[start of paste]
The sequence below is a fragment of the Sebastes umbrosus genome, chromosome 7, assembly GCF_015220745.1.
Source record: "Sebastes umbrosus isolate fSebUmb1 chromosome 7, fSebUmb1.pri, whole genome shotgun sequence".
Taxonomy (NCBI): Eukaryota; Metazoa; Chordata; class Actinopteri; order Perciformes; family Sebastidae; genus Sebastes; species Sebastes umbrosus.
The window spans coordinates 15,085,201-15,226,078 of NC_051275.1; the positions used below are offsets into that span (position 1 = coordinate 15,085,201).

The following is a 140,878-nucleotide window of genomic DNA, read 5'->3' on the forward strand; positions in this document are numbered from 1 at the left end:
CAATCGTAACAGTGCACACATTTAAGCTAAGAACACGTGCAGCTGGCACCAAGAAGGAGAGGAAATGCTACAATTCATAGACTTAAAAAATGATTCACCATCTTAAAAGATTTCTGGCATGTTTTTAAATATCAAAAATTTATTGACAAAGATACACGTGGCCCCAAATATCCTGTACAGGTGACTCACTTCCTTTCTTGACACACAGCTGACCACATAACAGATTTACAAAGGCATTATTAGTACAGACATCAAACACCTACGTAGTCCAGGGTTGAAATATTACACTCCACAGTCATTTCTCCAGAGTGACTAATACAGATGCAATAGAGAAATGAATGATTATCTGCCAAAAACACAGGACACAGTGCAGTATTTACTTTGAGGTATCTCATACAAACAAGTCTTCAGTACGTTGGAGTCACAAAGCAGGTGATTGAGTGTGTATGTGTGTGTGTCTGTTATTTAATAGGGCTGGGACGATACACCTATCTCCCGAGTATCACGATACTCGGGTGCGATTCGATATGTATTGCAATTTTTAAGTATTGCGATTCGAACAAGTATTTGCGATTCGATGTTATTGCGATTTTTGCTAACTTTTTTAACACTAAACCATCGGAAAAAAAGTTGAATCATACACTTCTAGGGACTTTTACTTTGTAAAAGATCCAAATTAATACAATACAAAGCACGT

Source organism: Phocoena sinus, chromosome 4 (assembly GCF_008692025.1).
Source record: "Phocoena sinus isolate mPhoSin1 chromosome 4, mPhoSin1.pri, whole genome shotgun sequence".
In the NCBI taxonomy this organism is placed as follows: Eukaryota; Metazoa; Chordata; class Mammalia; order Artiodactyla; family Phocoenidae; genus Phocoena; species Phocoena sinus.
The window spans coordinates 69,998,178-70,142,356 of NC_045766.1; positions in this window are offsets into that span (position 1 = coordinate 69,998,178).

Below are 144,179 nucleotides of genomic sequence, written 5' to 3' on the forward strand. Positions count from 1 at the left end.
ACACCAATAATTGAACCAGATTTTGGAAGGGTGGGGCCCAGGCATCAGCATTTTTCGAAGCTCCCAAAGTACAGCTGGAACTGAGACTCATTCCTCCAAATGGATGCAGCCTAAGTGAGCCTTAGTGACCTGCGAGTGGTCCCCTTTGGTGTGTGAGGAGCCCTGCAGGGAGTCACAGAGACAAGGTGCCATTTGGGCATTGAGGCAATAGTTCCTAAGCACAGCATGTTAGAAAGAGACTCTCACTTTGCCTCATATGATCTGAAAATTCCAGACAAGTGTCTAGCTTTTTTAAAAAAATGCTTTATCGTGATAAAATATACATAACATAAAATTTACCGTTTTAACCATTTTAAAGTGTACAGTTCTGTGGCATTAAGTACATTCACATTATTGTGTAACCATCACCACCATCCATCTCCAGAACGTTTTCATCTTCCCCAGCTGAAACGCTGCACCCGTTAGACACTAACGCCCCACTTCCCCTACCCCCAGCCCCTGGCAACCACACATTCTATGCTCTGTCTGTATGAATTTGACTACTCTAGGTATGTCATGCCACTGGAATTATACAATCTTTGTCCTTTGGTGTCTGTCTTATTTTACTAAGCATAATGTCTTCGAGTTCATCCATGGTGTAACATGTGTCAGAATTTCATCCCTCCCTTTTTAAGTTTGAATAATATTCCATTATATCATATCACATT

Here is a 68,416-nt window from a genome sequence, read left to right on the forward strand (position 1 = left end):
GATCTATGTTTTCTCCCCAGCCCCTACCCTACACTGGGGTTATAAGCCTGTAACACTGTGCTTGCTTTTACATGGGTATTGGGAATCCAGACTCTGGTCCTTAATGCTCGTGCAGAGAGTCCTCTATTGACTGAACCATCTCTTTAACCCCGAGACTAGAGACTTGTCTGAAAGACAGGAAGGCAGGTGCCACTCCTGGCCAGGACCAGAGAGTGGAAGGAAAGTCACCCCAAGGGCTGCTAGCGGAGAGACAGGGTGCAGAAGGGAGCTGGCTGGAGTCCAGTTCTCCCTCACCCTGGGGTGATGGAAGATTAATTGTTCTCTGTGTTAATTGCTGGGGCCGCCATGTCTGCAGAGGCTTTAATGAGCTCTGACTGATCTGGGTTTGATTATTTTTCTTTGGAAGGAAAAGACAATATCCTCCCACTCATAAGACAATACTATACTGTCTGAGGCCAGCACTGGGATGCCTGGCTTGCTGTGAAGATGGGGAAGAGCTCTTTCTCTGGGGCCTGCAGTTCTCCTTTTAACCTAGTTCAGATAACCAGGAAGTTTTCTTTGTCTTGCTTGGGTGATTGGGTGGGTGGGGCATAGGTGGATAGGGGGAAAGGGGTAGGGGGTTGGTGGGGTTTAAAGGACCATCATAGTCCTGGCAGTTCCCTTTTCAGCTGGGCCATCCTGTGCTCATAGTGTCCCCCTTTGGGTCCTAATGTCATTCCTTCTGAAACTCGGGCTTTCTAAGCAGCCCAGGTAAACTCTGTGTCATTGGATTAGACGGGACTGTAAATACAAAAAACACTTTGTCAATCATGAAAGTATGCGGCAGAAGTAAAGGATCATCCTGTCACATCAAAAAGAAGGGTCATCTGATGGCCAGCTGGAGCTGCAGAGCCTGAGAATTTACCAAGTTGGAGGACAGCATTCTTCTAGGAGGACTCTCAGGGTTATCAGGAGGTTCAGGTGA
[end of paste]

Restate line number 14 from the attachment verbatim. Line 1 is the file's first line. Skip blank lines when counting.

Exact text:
GATCTATGTTTTCTCCCCAGCCCCTACCCTACACTGGGGTTATAAGCCTGTAACACTGTGCTTGCTTTTACATGGGTATTGGGAATCCAGACTCTGGTCCTTAATGCTCGTGCAGAGAGTCCTCTATTGACTGAACCATCTCTTTAACCCCGAGACTAGAGACTTGTCTGAAAGACAGGAAGGCAGGTGCCACTCCTGGCCAGGACCAGAGAGTGGAAGGAAAGTCACCCCAAGGGCTGCTAGCGGAGAGACAGGGTGCAGAAGGGAGCTGGCTGGAGTCCAGTTCTCCCTCACCCTGGGGTGATGGAAGATTAATTGTTCTCTGTGTTAATTGCTGGGGCCGCCATGTCTGCAGAGGCTTTAATGAGCTCTGACTGATCTGGGTTTGATTATTTTTCTTTGGAAGGAAAAGACAATATCCTCCCACTCATAAGACAATACTATACTGTCTGAGGCCAGCACTGGGATGCCTGGCTTGCTGTGAAGATGGGGAAGAGCTCTTTCTCTGGGGCCTGCAGTTCTCCTTTTAACCTAGTTCAGATAACCAGGAAGTTTTCTTTGTCTTGCTTGGGTGATTGGGTGGGTGGGGCATAGGTGGATAGGGGGAAAGGGGTAGGGGGTTGGTGGGGTTTAAAGGACCATCATAGTCCTGGCAGTTCCCTTTTCAGCTGGGCCATCCTGTGCTCATAGTGTCCCCCTTTGGGTCCTAATGTCATTCCTTCTGAAACTCGGGCTTTCTAAGCAGCCCAGGTAAACTCTGTGTCATTGGATTAGACGGGACTGTAAATACAAAAAACACTTTGTCAATCATGAAAGTATGCGGCAGAAGTAAAGGATCATCCTGTCACATCAAAAAGAAGGGTCATCTGATGGCCAGCTGGAGCTGCAGAGCCTGAGAATTTACCAAGTTGGAGGACAGCATTCTTCTAGGAGGACTCTCAGGGTTATCAGGAGGTTCAGGTGA